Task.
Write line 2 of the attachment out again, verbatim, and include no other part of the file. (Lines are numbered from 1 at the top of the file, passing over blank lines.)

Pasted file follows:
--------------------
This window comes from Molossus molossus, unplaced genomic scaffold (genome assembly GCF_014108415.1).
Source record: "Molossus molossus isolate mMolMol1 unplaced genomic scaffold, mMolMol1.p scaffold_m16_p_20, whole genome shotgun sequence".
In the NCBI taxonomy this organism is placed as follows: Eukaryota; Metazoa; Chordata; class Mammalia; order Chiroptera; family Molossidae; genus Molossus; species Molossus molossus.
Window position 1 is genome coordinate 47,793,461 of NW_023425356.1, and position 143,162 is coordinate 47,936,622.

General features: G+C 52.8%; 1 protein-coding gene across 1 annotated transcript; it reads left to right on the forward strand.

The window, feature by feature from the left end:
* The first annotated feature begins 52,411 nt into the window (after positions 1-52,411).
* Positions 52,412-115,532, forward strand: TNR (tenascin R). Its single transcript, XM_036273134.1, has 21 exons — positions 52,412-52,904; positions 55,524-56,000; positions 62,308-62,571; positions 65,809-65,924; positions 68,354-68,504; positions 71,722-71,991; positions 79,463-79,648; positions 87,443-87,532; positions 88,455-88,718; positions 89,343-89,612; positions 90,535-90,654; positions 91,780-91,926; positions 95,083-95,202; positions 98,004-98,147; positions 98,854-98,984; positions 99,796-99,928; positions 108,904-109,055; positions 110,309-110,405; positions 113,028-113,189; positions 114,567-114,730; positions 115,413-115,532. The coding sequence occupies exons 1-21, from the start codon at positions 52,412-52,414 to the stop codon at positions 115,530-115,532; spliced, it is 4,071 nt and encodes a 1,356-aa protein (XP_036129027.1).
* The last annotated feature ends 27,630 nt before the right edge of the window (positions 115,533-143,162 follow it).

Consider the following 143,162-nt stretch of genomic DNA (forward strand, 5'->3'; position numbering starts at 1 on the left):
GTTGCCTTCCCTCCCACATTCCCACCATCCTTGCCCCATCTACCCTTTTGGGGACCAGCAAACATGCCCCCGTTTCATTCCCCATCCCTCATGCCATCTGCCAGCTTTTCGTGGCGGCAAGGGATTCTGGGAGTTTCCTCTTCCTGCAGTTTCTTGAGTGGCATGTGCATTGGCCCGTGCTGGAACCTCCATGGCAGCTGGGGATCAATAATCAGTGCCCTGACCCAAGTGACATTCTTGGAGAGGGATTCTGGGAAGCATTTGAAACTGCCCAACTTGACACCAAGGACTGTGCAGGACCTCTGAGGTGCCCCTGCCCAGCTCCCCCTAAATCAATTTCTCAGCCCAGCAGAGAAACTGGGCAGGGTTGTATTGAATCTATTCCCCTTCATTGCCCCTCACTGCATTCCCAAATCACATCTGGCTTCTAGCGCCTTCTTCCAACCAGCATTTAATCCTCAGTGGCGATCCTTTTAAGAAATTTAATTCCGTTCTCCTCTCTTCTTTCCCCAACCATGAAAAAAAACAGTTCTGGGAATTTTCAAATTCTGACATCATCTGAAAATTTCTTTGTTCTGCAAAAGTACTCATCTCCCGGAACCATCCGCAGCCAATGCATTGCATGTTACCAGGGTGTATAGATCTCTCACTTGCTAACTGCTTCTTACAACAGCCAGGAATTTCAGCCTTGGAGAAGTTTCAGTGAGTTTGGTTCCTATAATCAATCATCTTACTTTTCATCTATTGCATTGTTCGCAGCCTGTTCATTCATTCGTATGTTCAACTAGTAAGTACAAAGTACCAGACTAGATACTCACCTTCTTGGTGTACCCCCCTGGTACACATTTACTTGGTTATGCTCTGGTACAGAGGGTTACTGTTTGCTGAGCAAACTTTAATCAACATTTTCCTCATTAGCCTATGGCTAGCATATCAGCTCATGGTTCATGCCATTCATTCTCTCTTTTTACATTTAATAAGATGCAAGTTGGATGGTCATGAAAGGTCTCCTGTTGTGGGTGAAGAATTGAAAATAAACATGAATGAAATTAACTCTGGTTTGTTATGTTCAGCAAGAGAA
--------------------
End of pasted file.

Source record: "Molossus molossus isolate mMolMol1 unplaced genomic scaffold, mMolMol1.p scaffold_m16_p_20, whole genome shotgun sequence".